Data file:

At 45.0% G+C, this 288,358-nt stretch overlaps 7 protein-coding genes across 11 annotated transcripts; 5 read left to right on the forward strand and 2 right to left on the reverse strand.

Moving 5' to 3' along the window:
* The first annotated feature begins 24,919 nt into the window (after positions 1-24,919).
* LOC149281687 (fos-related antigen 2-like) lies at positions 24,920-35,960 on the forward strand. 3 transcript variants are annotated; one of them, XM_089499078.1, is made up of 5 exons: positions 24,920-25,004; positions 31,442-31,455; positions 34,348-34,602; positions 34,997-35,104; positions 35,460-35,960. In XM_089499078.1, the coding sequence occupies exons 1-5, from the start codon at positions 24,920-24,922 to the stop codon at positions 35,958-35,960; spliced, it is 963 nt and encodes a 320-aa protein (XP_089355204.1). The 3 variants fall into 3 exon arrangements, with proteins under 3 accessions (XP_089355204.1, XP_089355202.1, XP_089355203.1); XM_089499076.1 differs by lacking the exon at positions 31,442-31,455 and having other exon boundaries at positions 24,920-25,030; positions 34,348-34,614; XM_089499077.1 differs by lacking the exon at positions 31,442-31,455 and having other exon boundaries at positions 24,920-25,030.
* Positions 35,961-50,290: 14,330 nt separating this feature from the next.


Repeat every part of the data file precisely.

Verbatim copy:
At 45.0% G+C, this 288,358-nt stretch overlaps 7 protein-coding genes across 11 annotated transcripts; 5 read left to right on the forward strand and 2 right to left on the reverse strand.

Moving 5' to 3' along the window:
* The first annotated feature begins 24,919 nt into the window (after positions 1-24,919).
* LOC149281687 (fos-related antigen 2-like) lies at positions 24,920-35,960 on the forward strand. 3 transcript variants are annotated; one of them, XM_089499078.1, is made up of 5 exons: positions 24,920-25,004; positions 31,442-31,455; positions 34,348-34,602; positions 34,997-35,104; positions 35,460-35,960. In XM_089499078.1, the coding sequence occupies exons 1-5, from the start codon at positions 24,920-24,922 to the stop codon at positions 35,958-35,960; spliced, it is 963 nt and encodes a 320-aa protein (XP_089355204.1). The 3 variants fall into 3 exon arrangements, with proteins under 3 accessions (XP_089355204.1, XP_089355202.1, XP_089355203.1); XM_089499076.1 differs by lacking the exon at positions 31,442-31,455 and having other exon boundaries at positions 24,920-25,030; positions 34,348-34,614; XM_089499077.1 differs by lacking the exon at positions 31,442-31,455 and having other exon boundaries at positions 24,920-25,030.
* Positions 35,961-50,290: 14,330 nt separating this feature from the next.